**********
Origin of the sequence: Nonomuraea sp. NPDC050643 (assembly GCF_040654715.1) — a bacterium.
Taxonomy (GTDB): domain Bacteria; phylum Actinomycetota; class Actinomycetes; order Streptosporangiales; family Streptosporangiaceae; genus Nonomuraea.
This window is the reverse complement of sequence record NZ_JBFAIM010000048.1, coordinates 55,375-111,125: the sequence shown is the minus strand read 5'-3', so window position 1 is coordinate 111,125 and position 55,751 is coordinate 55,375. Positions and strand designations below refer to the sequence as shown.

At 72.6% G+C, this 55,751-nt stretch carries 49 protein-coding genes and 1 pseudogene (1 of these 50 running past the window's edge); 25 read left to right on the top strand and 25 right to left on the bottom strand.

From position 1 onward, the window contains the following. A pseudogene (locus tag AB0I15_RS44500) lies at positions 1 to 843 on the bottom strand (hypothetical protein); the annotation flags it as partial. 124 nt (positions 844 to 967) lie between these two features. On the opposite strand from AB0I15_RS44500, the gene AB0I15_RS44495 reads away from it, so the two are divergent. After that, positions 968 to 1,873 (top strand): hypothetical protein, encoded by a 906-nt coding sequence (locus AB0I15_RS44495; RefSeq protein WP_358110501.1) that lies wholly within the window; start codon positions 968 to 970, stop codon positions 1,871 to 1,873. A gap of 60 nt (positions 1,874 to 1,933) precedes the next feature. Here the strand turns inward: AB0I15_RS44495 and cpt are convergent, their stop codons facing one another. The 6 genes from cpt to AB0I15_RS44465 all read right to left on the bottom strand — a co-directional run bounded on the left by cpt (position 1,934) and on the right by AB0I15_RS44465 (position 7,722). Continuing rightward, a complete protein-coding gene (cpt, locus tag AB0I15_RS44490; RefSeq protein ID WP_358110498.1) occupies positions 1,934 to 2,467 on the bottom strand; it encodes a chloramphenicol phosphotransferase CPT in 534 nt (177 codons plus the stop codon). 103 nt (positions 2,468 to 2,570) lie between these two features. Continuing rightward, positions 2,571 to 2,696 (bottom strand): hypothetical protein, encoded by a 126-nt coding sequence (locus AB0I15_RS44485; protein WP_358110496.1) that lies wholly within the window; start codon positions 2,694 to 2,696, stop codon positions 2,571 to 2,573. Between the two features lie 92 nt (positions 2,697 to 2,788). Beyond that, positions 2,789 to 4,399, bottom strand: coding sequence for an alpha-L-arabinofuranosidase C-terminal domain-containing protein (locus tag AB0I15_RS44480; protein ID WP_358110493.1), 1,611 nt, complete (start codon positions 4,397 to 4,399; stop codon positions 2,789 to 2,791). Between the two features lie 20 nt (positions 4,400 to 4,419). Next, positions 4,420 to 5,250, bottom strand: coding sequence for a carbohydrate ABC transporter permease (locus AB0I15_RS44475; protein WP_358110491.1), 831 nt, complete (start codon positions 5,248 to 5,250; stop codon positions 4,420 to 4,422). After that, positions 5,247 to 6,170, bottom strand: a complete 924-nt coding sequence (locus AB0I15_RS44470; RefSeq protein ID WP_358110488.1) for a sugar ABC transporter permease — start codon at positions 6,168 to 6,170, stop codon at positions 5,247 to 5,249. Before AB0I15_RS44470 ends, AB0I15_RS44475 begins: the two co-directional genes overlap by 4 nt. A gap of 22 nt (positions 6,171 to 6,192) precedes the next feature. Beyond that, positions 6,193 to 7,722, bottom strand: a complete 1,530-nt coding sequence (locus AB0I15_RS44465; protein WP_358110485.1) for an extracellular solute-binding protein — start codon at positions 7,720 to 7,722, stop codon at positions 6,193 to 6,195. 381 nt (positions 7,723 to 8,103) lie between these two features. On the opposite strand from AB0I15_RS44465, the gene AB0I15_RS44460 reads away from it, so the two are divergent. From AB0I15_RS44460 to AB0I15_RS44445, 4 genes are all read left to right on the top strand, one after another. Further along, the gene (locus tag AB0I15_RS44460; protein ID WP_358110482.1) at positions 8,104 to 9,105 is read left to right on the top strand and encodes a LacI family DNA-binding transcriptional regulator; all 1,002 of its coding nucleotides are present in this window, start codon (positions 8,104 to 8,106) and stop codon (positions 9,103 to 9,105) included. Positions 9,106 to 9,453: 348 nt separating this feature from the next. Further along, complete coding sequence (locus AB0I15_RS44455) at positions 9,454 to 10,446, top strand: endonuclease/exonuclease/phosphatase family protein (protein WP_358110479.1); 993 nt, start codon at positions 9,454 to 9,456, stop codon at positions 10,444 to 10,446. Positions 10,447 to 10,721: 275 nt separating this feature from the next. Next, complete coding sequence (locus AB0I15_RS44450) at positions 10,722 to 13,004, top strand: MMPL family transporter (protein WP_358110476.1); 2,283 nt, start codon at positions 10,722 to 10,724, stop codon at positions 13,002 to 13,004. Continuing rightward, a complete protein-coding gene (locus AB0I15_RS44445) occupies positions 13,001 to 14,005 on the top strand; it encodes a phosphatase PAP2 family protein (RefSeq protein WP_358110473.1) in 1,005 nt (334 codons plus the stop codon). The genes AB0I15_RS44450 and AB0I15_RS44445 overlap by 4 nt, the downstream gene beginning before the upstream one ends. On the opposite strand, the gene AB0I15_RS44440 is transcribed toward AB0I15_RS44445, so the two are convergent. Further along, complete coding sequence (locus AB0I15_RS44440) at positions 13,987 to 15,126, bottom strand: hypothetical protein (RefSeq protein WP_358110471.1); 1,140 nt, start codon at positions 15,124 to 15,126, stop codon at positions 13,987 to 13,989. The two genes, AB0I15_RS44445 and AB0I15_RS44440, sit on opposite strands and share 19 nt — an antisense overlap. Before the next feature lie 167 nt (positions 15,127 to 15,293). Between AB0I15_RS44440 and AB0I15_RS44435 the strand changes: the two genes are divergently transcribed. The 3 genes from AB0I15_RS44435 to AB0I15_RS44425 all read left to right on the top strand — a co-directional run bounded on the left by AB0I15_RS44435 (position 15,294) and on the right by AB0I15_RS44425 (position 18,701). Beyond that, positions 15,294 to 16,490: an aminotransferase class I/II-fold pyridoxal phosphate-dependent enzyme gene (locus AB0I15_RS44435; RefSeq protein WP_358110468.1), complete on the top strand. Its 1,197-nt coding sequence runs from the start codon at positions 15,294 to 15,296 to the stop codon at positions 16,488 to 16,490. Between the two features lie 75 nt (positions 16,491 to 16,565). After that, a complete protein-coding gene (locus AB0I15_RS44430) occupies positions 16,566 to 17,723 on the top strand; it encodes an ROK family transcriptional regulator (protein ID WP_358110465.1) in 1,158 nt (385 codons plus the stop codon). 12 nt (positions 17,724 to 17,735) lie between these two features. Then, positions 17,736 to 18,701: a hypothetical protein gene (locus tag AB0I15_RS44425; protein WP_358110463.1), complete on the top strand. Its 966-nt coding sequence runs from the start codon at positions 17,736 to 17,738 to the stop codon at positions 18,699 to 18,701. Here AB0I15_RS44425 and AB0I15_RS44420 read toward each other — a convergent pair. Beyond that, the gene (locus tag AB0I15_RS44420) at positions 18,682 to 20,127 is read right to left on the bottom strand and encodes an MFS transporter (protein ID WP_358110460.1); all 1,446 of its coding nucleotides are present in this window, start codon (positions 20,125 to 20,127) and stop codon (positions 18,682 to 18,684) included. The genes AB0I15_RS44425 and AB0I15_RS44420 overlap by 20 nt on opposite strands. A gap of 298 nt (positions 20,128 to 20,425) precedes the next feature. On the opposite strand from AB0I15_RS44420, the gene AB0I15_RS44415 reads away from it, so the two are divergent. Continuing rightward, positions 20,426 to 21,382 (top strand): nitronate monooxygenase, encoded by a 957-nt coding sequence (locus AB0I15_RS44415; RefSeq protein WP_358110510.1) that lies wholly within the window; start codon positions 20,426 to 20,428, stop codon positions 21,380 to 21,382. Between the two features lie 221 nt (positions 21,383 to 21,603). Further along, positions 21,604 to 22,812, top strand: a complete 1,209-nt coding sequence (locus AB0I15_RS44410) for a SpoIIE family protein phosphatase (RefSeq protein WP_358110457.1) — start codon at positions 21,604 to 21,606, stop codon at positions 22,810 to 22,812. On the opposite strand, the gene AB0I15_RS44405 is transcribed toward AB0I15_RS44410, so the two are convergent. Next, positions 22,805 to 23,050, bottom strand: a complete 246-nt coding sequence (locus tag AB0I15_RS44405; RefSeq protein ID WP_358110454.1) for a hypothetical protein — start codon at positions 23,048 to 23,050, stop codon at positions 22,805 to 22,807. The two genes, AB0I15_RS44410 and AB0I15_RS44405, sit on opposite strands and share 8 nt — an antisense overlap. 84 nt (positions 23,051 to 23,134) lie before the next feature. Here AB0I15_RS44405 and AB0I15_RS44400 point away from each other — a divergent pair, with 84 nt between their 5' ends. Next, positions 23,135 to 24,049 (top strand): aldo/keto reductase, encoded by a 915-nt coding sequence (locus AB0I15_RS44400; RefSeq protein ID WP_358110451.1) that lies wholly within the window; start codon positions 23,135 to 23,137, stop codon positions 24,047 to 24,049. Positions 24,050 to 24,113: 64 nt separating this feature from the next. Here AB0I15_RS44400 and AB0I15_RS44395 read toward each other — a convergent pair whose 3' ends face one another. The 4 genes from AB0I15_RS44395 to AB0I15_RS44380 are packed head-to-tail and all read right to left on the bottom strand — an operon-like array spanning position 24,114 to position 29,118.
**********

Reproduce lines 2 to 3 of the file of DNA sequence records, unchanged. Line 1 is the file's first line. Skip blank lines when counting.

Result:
Taxonomy (GTDB): domain Bacteria; phylum Actinomycetota; class Actinomycetes; order Streptosporangiales; family Streptosporangiaceae; genus Nonomuraea.
This window is the reverse complement of sequence record NZ_JBFAIM010000048.1, coordinates 55,375-111,125: the sequence shown is the minus strand read 5'-3', so window position 1 is coordinate 111,125 and position 55,751 is coordinate 55,375. Positions and strand designations below refer to the sequence as shown.